Transport Workers Union (TWU) Local 100, representing about 35,000 New York City bus and subway workers, refused to call a job action after the union and the Metropolitan Transportation Authority (MTA) failed to reach an agreement by the time the existing contract expired at midnight Sunday.
While the talks are taking place behind closed doors, the transit agency, after the deadline had passed, issued a statement affirming that the MTA and the union “remain far apart”.
Formal negotiations began only about a week ago, when the transit authority demanded either a wage freeze or productivity increases that would pay for any pay hike. The MTA is also seeking a whole gamut of other major concessions designed to dramatically reduce labor costs and the living standards of transit workers.
These concessions include the elimination of the guaranteed 40-hour week by introducing part-time workers and a dramatic increase in what workers pay for their health benefits, resulting in a huge pay cut. In addition, the MTA is demanding changes as to how overtime is calculated to reduce overtime pay, reduction of night differential pay, more disciplinary rules for the use of sick time, the broad-banding of job titles in order to increase productivity, a dramatic reduction in pay for newly hired transit cleaners and a reduction in vacation time for new hires.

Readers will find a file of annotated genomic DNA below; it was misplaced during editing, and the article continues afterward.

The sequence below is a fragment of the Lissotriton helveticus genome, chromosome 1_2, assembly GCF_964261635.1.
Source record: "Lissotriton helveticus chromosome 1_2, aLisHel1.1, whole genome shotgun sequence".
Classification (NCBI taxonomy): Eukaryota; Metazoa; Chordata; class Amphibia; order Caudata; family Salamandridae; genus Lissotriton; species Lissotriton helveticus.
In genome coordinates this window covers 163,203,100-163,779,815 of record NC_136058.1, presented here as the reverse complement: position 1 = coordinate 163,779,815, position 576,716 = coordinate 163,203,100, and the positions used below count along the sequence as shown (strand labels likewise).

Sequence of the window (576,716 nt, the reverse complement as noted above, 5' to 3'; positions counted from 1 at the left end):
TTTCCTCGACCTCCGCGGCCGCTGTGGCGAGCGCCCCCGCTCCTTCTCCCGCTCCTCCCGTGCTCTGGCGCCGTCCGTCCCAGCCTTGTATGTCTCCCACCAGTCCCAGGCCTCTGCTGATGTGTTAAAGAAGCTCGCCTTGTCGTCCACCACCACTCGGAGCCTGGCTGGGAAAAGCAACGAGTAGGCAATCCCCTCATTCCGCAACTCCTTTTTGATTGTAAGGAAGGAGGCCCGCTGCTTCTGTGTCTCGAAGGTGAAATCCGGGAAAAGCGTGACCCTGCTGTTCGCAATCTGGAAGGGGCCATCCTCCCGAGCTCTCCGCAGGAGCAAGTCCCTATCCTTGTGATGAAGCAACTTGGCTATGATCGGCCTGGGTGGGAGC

The union leadership had already made it clear that it has no intention of calling a strike. At the a general membership meeting last month, TWU local 100 president John Samuelsen reported that the union’s executive board had already voted that the January 15 contract expiration did not represent “a hard, fast deadline”. The union leadership also refused to hold a strike authorization vote as it has done in the past.
Democratic Governor Andrew Cuomo has made it clear that he expects transit workers to accept a wage freeze similar to the one he imposed on state workers last year.
He said Monday, “… the contracts we negotiated with our public employees, where the public employees acknowledged that there is a terrible financial problem in this state and I believe quite appropriately and I applaud them for it, executed contracts with no raises…I think it is a powerful message and other unions should look at it and learn from it.”
Cuomo was able, with the collaboration of the leaderships of two state employees unions, to obtain multi-year wage freezes covering tens of thousands of state employees, by threatening them with massive layoffs.
The governor also made it clear that he expects Joseph Lhota, whom he recently appointed as the chairman of the MTA, to lead the assault on transit workers’ jobs and income. Cuomo described Lhota as “… a very capable individual who is recently on the job but has tremendous experience in public service and issues like this, and I’ll leave it to him and I hope they work it out one way or the other.”